Michelle Wilde Anderson is a public law scholar and practitioner focused on state and local government, including urban policy, city planning, local democracy, and public finance. Her work combines legal analysis with the details of human experience to understand the local governance of high poverty areas, both urban and rural, and the legal causes of concentrated poverty and fiscal crisis. Her current research explores legal restructuring (such as bankruptcy, disincorporation, and receiverships) for cities and counties in distress—issues that affect not only Rust Belt capitals such as Detroit, but also post-industrial cities in California, rural areas in Oregon, and small towns across the Northeast and South. These issues are examined in her recent publications including “The New Minimal Cities,” Yale Law Journal (2014); “Detroit: What a City Owes its Residents,” Los Angeles Times (2013); “Making a Regional School District: Memphis City Schools Dissolves into its Suburbs,” Columbia Law Review Sidebar (2012); and “Dissolving Cities,” Yale Law Journal (2012).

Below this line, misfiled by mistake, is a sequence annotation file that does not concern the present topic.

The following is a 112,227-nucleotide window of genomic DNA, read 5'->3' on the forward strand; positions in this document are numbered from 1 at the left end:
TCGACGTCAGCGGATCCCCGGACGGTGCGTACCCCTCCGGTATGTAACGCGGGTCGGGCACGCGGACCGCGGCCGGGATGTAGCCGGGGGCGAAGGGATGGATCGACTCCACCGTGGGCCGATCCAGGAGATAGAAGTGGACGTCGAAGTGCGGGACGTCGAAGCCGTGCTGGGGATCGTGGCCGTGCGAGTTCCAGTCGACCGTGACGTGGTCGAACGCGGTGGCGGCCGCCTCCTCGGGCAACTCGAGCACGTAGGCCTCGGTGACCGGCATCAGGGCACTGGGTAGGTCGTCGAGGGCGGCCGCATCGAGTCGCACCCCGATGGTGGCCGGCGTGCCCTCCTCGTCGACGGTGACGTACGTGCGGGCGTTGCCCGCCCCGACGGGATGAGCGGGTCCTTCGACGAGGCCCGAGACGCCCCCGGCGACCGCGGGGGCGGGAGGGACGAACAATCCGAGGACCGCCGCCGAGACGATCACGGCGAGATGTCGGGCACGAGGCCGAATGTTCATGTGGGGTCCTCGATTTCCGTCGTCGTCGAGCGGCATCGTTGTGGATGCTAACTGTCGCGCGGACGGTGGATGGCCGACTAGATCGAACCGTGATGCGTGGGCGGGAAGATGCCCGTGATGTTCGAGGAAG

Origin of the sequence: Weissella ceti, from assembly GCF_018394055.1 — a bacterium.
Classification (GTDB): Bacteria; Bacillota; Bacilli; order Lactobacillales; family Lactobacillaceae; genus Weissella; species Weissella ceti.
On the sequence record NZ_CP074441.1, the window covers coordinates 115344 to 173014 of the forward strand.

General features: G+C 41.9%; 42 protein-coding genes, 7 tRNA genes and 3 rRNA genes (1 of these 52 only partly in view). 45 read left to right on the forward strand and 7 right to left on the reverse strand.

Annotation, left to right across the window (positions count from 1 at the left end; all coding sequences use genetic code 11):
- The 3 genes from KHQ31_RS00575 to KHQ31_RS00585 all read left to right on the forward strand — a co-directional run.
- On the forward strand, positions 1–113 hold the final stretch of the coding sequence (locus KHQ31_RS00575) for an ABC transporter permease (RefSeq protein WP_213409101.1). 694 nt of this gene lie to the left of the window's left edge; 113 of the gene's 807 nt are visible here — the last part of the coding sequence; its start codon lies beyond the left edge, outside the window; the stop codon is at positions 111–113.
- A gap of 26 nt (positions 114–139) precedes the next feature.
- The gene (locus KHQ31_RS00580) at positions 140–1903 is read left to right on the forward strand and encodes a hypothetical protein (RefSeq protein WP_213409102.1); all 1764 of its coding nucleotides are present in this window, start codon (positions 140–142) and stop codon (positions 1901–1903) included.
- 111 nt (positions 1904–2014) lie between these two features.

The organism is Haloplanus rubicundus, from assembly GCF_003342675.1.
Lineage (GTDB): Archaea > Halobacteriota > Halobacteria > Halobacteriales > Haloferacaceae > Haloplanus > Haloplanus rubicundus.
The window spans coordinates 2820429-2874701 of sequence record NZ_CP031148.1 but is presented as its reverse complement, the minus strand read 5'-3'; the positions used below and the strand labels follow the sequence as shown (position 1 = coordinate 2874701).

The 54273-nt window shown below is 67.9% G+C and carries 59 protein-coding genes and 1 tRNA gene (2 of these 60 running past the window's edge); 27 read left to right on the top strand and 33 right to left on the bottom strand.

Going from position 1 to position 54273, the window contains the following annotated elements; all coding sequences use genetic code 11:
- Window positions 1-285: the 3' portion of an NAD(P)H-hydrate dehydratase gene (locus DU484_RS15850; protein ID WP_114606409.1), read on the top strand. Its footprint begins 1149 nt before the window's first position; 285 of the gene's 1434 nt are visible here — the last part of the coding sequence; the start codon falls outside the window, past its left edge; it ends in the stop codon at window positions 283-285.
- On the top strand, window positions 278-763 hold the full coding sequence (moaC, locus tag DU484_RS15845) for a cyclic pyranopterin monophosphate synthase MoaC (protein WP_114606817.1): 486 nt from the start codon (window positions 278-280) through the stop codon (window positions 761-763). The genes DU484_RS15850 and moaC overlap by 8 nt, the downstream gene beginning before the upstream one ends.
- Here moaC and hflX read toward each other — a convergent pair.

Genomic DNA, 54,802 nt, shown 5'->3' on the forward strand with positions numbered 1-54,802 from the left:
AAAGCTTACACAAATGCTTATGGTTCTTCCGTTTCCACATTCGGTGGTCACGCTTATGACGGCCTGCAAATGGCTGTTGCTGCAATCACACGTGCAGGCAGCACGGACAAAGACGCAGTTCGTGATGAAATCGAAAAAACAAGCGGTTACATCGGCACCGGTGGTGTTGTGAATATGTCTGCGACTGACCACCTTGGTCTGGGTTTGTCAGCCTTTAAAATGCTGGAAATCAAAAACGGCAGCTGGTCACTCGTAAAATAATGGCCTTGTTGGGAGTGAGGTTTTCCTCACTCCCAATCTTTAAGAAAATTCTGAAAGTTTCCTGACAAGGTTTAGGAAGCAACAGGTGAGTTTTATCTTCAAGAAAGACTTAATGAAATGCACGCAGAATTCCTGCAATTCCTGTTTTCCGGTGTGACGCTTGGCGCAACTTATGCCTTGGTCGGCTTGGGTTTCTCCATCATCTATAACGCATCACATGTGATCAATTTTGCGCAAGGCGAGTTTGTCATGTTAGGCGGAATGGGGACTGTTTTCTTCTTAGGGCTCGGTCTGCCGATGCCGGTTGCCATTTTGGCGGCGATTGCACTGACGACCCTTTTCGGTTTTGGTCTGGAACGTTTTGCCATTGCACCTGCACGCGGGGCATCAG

Prior to joining Stanford Law School in 2014, Anderson was an assistant professor of law at Berkeley Law School. Additionally, she has been a research fellow at the European Commission’s Urban Policy Unit in Brussels, an environmental law fellow at Shute, Mihaly, & Weinberger, and a member of the faculty executive committee of the Thelton E. Henderson Center for Social Justice at Berkeley Law. She clerked for Judge Guido Calabresi on the U.S. Court of Appeals for the Second Circuit and Judge Marilyn Hall Patel of the U.S. District Court for the Northern District of California. Anderson is a member of the board of directors of the National Housing Law Project and the East Bay Community Law Center.
BA (History), Yale University, 1997
MSc (Regional and Urban Planning), London School of Economics and Political Science, 2000